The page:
The DC Circuit Court of Appeals agreed with Verizon’s position and ruled that while the FCC did have some authority under Section 706 of The Telecommunications Act of 1996 to regulate traffic on the Internet, the scope of its regulatory power did not extend to the implementation of the anti-blocking and anti-discrimination rules set forward in the FCC’s Open Internet Order of 2010, the directive which implemented the net neutrality approach.  In some respects, the FCC was hoisted on its own petard, or its prior leadership’s petard, with respect to whether these internet companies can be correctly analogized to the telephone companies of decades past.  The DC Circuit Court relied on the FCC’s decision in 2002 that Internet service providers were not a telecommunications carrier, but rather, an information service provider.  This self-classification limits the F.C.C.’s authority, according to the DC Circuit Court of Appeals.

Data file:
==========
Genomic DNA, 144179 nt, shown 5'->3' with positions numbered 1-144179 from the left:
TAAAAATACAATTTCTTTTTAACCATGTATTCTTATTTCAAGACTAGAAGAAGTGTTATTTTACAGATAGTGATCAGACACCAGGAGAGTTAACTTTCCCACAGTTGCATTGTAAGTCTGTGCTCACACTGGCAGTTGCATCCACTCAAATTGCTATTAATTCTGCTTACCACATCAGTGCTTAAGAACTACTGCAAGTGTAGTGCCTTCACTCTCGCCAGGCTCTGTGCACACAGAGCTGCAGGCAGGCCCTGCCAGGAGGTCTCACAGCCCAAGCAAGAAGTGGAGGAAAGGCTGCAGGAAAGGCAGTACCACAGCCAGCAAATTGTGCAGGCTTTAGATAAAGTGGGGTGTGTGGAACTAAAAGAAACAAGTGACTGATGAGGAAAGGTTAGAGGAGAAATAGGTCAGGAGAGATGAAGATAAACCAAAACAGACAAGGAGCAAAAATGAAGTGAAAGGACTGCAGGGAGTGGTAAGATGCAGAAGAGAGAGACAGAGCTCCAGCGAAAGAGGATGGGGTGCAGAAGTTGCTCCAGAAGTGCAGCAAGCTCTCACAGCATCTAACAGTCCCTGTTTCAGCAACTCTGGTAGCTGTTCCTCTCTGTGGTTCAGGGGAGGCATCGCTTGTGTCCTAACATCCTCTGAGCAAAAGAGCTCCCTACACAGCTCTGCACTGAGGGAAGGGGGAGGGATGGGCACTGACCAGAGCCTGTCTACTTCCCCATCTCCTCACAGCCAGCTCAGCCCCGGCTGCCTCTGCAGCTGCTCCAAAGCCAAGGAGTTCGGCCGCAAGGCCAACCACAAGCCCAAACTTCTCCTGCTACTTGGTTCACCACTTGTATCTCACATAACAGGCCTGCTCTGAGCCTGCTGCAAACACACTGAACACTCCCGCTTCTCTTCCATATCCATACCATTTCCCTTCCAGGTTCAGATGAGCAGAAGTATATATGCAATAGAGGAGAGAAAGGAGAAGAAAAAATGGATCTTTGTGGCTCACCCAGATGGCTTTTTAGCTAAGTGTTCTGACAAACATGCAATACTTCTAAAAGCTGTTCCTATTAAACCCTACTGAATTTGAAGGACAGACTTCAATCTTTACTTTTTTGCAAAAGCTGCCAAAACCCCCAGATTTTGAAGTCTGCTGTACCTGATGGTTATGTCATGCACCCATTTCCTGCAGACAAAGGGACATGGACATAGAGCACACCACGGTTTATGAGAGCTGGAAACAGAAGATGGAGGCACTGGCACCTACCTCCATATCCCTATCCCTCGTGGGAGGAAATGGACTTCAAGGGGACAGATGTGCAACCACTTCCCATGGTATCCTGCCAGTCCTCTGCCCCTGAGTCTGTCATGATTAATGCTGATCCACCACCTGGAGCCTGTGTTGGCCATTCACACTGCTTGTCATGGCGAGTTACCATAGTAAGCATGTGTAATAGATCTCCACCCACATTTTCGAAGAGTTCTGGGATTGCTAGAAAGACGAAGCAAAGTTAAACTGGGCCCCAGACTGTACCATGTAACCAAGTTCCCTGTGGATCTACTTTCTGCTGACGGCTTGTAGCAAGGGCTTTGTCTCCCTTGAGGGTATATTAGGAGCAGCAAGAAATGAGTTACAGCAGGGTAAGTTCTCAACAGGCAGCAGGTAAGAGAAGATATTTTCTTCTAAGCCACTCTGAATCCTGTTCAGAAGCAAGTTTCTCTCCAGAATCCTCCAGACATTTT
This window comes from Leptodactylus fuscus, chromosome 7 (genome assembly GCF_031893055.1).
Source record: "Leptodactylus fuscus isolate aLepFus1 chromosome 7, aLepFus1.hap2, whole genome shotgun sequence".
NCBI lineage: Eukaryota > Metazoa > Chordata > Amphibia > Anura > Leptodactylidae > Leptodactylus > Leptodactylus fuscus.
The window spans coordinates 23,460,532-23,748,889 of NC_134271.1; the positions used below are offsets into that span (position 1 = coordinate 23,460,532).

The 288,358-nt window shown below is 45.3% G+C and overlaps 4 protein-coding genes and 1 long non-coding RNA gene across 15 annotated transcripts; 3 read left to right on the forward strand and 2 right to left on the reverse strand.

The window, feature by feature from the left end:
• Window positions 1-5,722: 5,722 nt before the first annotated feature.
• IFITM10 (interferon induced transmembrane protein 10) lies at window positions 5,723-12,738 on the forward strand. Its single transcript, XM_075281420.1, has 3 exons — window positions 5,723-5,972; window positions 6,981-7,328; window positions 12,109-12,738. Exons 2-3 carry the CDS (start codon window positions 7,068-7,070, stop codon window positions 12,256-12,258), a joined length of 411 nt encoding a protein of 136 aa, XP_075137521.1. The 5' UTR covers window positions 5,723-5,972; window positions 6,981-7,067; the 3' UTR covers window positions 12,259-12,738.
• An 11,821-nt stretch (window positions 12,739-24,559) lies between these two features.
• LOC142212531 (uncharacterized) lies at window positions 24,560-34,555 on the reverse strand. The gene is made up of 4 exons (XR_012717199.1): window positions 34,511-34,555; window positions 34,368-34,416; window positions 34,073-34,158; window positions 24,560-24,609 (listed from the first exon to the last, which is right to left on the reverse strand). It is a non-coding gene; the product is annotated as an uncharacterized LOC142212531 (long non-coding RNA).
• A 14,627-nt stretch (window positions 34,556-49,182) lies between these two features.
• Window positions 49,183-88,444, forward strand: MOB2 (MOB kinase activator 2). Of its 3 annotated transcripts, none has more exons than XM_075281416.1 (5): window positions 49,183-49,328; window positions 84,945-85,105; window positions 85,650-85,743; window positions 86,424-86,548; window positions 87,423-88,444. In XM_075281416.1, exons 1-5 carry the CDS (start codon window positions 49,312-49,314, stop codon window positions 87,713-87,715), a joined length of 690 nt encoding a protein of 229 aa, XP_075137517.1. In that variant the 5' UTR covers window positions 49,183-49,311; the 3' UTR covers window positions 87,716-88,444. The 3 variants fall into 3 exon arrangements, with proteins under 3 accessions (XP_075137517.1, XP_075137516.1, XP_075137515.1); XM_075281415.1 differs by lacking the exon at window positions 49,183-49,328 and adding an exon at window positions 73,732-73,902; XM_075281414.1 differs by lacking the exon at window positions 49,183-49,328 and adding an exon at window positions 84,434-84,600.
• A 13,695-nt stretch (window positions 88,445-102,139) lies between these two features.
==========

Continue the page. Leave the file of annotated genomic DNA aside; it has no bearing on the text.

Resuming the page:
While Verizon did win this particular battle, the DC Circuit Court of Appeals did offer the FCC some room to maneuver.  It noted, making an obvious analogy between the Internet and railroads, that “Railroads have no obligation to allow passengers to carry bombs on board, nor need they allow passengers to stand in the aisles if all seats are taken. It is for this reason that the Communications Act bars common carriers from engaging in “unjust or unreasonable discrimination, not all discrimination.”

The DC Circuit Court’s decision provides the FCC the chance to rewrite regulations that fall within the limited authority they were granted by Congress via the 1996 Telecommunications Act to encourage innovation and growth of the Internet.  In this regard, the FCC can seek to find a middle ground, which permits Internet service companies to allow some content providers to charge customers for special content, while keeping the information and services available on the Internet open to everyone. The question remains what kind of regulation is, using the railroad analogy, just and reasonable.